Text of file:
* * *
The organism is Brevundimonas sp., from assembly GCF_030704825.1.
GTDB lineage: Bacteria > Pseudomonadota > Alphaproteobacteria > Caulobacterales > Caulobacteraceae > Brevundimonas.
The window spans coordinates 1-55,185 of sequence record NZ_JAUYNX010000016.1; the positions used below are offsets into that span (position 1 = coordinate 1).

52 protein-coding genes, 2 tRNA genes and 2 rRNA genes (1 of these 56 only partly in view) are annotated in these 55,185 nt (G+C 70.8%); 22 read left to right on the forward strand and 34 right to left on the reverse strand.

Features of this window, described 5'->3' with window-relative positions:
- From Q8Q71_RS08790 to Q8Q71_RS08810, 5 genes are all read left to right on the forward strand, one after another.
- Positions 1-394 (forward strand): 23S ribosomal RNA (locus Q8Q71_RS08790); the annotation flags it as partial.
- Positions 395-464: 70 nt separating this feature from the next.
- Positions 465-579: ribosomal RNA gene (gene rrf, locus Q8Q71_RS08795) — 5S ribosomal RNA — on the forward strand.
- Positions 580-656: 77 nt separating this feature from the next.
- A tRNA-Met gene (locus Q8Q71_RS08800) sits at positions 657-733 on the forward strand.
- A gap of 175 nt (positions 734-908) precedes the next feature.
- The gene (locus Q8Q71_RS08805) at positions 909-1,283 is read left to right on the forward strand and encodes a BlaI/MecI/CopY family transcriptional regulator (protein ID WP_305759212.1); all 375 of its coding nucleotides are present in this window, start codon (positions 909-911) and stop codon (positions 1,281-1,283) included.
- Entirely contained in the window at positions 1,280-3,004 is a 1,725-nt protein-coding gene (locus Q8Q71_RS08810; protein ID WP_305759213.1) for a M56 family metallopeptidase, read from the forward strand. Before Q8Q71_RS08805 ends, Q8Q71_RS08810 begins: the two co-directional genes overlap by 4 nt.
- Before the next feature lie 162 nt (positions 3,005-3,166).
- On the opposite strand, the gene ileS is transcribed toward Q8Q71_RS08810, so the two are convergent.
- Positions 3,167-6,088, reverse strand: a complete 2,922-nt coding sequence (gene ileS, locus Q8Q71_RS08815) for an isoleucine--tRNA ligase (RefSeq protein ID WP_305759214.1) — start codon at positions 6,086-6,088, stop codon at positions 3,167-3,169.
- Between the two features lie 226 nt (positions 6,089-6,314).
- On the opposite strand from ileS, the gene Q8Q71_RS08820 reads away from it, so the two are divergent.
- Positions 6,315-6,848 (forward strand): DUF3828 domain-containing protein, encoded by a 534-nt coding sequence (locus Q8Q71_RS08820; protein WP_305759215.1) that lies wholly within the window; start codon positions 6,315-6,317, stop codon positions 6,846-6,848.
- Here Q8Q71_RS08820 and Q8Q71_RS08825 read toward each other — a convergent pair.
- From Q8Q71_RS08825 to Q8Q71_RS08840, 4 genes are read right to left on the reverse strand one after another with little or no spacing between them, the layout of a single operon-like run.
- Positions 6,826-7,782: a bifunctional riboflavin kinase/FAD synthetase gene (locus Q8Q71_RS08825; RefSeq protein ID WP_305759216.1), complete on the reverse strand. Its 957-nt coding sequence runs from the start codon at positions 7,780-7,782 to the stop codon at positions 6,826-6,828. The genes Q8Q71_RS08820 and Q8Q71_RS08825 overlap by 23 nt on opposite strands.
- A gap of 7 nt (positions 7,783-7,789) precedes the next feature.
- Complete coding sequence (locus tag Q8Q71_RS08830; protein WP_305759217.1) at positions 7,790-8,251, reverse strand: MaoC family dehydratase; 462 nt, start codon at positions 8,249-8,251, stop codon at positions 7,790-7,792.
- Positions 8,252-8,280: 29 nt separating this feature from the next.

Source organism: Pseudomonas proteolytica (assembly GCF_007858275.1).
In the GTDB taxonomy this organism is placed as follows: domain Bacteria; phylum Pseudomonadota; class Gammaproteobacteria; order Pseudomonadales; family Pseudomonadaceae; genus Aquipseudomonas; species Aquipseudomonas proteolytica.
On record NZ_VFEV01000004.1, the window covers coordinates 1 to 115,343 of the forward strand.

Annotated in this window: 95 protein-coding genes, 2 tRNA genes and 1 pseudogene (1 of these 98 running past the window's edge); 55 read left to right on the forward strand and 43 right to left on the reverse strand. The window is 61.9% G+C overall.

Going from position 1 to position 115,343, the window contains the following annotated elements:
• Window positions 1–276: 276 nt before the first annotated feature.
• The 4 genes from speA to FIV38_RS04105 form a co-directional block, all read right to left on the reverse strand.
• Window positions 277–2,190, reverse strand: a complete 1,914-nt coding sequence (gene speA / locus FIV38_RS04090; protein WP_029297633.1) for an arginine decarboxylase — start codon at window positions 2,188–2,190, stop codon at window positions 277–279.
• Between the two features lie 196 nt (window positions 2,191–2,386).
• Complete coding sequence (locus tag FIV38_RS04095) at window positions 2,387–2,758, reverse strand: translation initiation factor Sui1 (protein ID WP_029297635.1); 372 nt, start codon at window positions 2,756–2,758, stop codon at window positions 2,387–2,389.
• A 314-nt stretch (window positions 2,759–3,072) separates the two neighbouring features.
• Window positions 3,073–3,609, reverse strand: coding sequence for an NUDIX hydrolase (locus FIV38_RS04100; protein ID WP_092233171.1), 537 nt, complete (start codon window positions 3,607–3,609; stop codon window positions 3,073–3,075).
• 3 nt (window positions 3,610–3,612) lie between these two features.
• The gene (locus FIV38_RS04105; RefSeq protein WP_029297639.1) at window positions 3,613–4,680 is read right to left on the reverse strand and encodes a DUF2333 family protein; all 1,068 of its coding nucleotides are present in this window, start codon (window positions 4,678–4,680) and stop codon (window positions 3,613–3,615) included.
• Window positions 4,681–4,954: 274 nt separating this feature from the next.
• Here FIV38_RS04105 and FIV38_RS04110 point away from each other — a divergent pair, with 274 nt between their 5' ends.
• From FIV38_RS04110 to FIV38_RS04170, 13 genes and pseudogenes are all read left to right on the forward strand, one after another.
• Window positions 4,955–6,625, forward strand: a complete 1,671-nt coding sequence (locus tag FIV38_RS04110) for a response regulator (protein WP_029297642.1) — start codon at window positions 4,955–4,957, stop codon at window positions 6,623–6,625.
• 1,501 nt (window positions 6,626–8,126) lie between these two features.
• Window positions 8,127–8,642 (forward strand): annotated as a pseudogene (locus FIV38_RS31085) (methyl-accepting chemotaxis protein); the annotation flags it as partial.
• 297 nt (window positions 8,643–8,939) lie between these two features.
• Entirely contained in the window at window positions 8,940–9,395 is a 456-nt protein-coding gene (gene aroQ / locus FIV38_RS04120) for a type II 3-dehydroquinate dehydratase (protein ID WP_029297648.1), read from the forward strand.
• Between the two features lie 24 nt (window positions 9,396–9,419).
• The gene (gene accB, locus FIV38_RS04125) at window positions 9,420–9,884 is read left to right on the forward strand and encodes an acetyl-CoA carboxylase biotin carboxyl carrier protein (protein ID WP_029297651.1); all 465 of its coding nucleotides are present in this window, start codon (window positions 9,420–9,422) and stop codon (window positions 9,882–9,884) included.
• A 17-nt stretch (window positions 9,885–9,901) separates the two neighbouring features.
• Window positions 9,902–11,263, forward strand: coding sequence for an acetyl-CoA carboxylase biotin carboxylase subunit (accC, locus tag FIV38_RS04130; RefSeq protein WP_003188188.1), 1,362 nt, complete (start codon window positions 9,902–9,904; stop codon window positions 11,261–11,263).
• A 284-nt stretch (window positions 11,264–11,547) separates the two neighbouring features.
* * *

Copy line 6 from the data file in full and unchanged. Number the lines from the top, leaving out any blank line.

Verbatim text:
- From Q8Q71_RS08790 to Q8Q71_RS08810, 5 genes are all read left to right on the forward strand, one after another.